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The Bengal monitor (Varanus bengalensis) or common Indian monitor, is a monitor lizard found widely distributed over the Indian Subcontinent, as well as parts of Southeast Asia and West Asia. This large lizard is mainly terrestrial, and its length can range from about 61 to 175 cm from the tip of the snout to the end of the tail. Young monitors may be more arboreal, but adults mainly hunt on the ground, preying mainly on arthropods, but also taking small terrestrial vertebrates, ground birds, eggs and fish. Although large monitors have few predators apart from humans who hunt them for meat, younger individuals are hunted by many predators. The Bengal monitor can reach 175 cm with a snout-to-vent length (SVL) of 75 cm and a tail of 100 cm. Males are generally larger than females. Heavy individuals may weigh nearly 7.2 kg. The populations of monitors in India and Sri Lanka differ in the scalation from those of Myanmar; these were once considered subspecies of the Bengal monitor, but now considered two species within the V. bengalensis species complex.[verification needed] What was once the nominate subspecies, V. bengalensis, is found west of Myanmar, while V. nebulosus is found to the east. V. nebulosus can be differentiated by the presence of a series of enlarged scales in the supraocular region. The number of ventral scales varies, decreasing from 108 in the west to 75 in the east (Java). Young monitor lizards are more colourful than adults. Young have a series of dark crossbars on the neck, throat and back. The belly is white, banded with dark crossbars and are spotted with grey or yellow (particularly in the eastern part of the range). On the dorsal surface of young monitors, there are a series of yellow spots with dark transverse bars connecting them. As they mature, the ground colour becomes light brown or grey, and dark spots give them a speckled appearance. Hatchlings of V. nebulosus by comparison tend to have a series of backward-pointing, V-shaped bands on their necks.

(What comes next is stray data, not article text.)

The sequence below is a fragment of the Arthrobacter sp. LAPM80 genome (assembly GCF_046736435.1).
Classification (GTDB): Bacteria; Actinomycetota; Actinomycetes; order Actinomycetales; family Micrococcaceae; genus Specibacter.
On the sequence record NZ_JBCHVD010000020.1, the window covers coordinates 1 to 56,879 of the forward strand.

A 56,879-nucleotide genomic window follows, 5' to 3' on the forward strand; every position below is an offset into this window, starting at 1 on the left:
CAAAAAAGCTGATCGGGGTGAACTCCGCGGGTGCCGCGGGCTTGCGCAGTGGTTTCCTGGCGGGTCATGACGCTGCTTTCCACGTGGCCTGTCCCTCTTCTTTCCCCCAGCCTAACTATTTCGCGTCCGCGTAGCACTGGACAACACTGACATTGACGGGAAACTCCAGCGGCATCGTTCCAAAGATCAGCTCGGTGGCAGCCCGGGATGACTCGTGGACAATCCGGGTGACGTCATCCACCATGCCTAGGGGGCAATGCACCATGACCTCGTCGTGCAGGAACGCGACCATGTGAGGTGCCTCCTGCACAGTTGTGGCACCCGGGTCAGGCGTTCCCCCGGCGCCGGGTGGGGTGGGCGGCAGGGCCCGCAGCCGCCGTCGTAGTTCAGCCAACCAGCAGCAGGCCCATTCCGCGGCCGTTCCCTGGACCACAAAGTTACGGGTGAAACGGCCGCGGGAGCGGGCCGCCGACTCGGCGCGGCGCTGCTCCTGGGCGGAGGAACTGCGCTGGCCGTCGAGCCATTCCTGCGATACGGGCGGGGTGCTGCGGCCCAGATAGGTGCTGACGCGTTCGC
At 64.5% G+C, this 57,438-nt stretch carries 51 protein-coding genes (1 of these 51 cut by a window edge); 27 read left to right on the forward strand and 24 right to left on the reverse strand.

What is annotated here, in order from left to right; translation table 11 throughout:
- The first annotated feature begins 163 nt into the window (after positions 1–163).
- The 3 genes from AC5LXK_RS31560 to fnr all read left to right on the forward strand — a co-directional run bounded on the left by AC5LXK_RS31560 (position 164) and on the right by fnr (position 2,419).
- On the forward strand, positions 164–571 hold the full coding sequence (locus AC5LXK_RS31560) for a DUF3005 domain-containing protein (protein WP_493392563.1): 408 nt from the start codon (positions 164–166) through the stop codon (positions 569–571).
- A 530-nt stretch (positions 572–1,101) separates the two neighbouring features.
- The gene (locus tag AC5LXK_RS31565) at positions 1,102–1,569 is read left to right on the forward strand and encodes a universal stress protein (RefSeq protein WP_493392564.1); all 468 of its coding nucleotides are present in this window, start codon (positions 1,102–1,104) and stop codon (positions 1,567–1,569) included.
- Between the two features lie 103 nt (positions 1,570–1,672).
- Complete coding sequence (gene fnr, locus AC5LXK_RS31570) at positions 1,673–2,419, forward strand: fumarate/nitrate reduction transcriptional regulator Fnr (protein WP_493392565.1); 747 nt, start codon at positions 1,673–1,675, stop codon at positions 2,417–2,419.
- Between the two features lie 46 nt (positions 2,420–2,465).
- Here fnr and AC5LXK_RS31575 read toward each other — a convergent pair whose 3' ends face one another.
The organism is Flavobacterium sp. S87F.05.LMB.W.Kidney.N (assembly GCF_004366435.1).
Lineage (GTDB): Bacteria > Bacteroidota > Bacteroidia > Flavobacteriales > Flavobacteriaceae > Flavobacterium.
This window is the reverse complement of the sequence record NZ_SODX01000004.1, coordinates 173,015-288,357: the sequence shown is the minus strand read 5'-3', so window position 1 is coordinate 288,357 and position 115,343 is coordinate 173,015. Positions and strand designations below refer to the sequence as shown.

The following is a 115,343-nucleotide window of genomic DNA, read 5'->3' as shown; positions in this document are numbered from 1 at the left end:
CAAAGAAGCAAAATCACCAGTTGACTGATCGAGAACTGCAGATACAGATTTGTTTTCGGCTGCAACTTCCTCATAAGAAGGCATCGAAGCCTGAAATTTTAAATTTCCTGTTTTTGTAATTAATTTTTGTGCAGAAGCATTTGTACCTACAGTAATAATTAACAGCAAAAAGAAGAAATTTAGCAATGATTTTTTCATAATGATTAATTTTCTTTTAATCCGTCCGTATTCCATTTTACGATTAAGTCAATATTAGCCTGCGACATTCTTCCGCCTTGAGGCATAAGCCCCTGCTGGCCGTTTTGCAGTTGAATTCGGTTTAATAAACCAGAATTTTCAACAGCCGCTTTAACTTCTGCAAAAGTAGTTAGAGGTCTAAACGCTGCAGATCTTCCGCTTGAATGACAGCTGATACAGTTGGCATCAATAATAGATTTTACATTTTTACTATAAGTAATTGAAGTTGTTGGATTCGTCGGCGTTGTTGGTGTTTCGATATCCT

coastal wetland. Bundala National Park is an internationally important wintering ground for migratory water birds in Sri Lanka. Bundala harbors 197 species of birds, the highlight being the greater flamingo, which migrate in large flocks. Bundala was designated a wildlife sanctuary in 1969 and redesignated to a national park on 4 January 1993. In 1991 Bundala became the first wetland to be declared as a Ramsar site in Sri Lanka. In 2005 the national park was designated as a biosphere reserve by UNESCO, the fourth biosphere reserve in Sri Lanka. The area mainly underlain with hornblende-biotite gneiss of the eastern Vijayan series. The low country dry zone climate prevails in the area. The area has an average relative humidity of 80%. The national park contains five shallow, brackish lagoons with salt pans in three. They are Bundala lagoon of 520 hectares (2.0 sq mi), Embilikala Lagoon of 430 hectares (1.7 sq mi), Malala Lagoon of 650 hectares (2.5 sq mi), Koholankala lagoon of 390 hectares (1.5 sq mi), and Mahalewaya of 260 hectares (1.0 sq mi). The Koholankala and Mahalewaya are almost totally developed for salt production. The climatic conditions are tropical monsoonal, with a mean annual temperature of 27 °C (81 °F). Annual rainfall ranges from 900–1,300 millimetres (35–51 in), with dry period persists from May to September. The elevation of the park ranges from sea level to 10 metres (33 ft).The park was affected by 2004 Indian Ocean tsunami. Due to protection from sand dunes the park received very little damage.
I think I saw more wildlife in this park versus the far more popular Yala and Udawalawe National Parks where tourists and locals flock to see the leopards (if they are lucky) and elephants. So not only did I see more species, we had the park to ourselves in peace and quiet without a lot of other noisy safari jeeps to disturb the peace.